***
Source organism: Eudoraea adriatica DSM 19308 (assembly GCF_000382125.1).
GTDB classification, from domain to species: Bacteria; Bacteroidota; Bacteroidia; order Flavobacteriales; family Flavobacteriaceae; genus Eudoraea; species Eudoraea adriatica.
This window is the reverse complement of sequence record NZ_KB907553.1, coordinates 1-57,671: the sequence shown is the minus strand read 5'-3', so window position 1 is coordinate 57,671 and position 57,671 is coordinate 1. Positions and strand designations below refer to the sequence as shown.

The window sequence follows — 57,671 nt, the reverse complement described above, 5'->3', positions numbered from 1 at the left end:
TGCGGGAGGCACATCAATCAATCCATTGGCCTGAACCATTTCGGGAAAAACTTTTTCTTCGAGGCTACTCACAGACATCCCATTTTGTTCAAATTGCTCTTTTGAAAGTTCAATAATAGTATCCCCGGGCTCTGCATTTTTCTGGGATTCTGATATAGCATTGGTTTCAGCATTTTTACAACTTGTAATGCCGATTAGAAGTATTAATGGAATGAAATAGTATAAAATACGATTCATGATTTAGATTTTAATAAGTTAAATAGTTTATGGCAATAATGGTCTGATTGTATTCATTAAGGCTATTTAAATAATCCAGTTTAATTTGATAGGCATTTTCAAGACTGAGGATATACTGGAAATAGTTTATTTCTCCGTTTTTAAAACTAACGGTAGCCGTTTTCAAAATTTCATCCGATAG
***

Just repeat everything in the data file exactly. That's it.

Source organism: Eudoraea adriatica DSM 19308 (assembly GCF_000382125.1).
GTDB classification, from domain to species: Bacteria; Bacteroidota; Bacteroidia; order Flavobacteriales; family Flavobacteriaceae; genus Eudoraea; species Eudoraea adriatica.
This window is the reverse complement of sequence record NZ_KB907553.1, coordinates 1-57,671: the sequence shown is the minus strand read 5'-3', so window position 1 is coordinate 57,671 and position 57,671 is coordinate 1. Positions and strand designations below refer to the sequence as shown.

The window sequence follows — 57,671 nt, the reverse complement described above, 5'->3', positions numbered from 1 at the left end:
TGCGGGAGGCACATCAATCAATCCATTGGCCTGAACCATTTCGGGAAAAACTTTTTCTTCGAGGCTACTCACAGACATCCCATTTTGTTCAAATTGCTCTTTTGAAAGTTCAATAATAGTATCCCCGGGCTCTGCATTTTTCTGGGATTCTGATATAGCATTGGTTTCAGCATTTTTACAACTTGTAATGCCGATTAGAAGTATTAATGGAATGAAATAGTATAAAATACGATTCATGATTTAGATTTTAATAAGTTAAATAGTTTATGGCAATAATGGTCTGATTGTATTCATTAAGGCTATTTAAATAATCCAGTTTAATTTGATAGGCATTTTCAAGACTGAGGATATACTGGAAATAGTTTATTTCTCCGTTTTTAAAACTAACGGTAGCCGTTTTCAAAATTTCATCCGATAG